Laie Tourist Attractions
Laie is situated on the north-east coast of Hawaii. The town is the center of Mormon activity for the Pacific.
One of Hawaii's most prominent tourist attractions is the Polynesian Cultural Center. Productions feature Polynesian cultural displays of music and dance, representative of Hawaii, Tahiti, Marquesas, Tonga, Samoa, Fiji, and the Maoris of New Zealand.
The Mormon community has a membership of more than 30,000 and this makes it the largest non-Catholic Christian community in Hawaii. Mormons first came to Hawaii in 1850 and had already founded their first community there by the following year. The missionaries were called away again, however, because of internal disputes. Only in the next decade, when the missionaries returned and were able to buy about 5930 acres/2400 hectares of land in Laie, did the gradual rise of the "Church of Jesus Christ of Latter Day Saints" (the official name of this faith) begin. They built on the land and also planted many flowers. When in 1874 King David Kalakaua visited the by now well-developed village community, he is supposed to have said that wherever Mormons were, he had found "health and thrifty loyal subjects".The building of the temple began in 1916 and three years later it could be officially opened. Building costs amounted to 250,000 U.S. dollars. The completely-white building, which stands out from the pali (mountainsides), can only be entered by Mormons but its location alone makes it an attraction. On the right-hand side of the temple grounds is a visitor center where a film about the history of the Mormons can be seen and printed information about the community and its ongoing missionary work is available.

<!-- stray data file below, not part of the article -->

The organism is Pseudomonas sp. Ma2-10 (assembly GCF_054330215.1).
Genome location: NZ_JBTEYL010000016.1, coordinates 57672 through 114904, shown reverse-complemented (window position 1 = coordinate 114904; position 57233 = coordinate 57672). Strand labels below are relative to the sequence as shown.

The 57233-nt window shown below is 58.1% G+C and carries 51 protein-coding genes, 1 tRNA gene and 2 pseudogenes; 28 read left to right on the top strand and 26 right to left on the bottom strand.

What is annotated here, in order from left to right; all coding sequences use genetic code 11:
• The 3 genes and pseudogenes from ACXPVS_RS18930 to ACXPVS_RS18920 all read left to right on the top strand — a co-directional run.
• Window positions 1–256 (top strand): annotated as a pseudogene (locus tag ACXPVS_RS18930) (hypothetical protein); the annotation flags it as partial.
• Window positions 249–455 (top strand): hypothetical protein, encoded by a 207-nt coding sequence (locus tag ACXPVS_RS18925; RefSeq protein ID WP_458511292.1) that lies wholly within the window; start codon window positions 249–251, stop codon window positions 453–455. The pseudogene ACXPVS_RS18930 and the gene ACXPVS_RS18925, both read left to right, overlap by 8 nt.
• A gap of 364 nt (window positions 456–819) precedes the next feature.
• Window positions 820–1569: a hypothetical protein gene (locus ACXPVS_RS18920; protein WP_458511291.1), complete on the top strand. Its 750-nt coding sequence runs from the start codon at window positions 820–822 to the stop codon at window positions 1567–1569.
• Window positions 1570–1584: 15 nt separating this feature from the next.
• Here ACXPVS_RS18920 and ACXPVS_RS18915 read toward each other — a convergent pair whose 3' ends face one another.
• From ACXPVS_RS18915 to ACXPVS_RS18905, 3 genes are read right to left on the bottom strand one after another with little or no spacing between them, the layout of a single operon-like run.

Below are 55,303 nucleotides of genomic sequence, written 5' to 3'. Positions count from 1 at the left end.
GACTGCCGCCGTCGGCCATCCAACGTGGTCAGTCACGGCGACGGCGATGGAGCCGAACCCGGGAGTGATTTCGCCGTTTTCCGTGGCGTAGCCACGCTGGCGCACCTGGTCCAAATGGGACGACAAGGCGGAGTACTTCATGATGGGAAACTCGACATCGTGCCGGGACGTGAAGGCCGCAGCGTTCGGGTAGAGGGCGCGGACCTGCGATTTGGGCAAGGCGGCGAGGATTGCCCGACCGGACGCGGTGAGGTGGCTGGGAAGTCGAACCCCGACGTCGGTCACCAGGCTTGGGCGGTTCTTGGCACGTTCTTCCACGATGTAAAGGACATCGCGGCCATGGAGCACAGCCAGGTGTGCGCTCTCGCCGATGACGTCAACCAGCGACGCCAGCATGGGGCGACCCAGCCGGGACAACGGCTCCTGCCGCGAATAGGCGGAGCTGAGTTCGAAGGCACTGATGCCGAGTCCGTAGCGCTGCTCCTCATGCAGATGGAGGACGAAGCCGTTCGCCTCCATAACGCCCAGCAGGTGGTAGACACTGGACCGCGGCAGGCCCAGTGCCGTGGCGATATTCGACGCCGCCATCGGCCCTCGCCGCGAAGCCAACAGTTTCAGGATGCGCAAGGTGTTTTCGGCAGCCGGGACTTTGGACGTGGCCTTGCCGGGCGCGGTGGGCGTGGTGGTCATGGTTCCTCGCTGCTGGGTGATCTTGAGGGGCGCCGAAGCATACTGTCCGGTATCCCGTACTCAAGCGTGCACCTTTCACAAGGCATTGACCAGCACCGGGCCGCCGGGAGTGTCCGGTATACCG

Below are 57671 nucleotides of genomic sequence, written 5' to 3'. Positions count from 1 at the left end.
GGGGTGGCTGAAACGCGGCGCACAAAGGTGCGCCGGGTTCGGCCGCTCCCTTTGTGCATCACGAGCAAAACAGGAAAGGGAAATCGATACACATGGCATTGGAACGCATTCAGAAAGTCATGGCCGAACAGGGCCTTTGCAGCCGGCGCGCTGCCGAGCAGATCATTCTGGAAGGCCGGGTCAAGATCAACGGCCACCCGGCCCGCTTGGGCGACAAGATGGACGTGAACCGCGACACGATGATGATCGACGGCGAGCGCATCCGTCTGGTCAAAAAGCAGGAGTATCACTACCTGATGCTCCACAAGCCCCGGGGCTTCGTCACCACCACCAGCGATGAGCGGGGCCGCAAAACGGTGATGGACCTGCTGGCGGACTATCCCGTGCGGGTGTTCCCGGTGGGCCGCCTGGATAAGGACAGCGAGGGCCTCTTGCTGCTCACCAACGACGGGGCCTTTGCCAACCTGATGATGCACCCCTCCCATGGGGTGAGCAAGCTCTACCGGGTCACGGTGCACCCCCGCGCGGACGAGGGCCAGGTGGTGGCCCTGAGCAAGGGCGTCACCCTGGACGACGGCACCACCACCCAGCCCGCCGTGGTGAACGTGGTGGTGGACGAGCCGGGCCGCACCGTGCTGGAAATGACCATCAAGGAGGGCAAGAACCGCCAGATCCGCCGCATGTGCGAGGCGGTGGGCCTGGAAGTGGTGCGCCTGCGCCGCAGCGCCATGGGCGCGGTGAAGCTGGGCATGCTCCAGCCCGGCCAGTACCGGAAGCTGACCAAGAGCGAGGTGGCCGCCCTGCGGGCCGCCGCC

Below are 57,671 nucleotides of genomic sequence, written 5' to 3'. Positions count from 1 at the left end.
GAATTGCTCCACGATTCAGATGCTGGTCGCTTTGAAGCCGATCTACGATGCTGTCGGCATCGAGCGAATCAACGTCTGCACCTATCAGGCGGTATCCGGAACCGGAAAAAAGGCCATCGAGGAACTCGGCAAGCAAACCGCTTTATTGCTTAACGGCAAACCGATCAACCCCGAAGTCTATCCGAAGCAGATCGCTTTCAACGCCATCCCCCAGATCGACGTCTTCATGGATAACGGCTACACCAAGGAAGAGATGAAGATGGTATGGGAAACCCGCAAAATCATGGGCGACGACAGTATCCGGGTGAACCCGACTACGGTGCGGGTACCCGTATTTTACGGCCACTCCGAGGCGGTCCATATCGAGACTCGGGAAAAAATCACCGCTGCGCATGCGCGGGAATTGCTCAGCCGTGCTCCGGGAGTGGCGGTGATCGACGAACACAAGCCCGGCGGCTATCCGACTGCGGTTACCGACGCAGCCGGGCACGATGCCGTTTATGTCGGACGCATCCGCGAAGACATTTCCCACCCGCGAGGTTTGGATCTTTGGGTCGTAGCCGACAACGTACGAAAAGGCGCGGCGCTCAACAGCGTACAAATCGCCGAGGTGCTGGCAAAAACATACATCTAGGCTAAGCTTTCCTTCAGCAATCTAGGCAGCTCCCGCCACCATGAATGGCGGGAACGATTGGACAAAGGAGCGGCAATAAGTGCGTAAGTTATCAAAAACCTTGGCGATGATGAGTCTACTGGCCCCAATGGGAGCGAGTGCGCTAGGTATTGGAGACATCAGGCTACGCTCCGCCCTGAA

Brigham Young University
In Laie there is part of the Brigham Young University of Salt Lake City, whose students in Hawaii originate from the many South Pacific islands and earn their fees through their work in the Polynesian Cultural Cente, run by Mormons. About 400 students are singers or dancers who take part in performances given in the Polynesian Cultural Center. The young students are chosen by missionaries working there to study in Laie.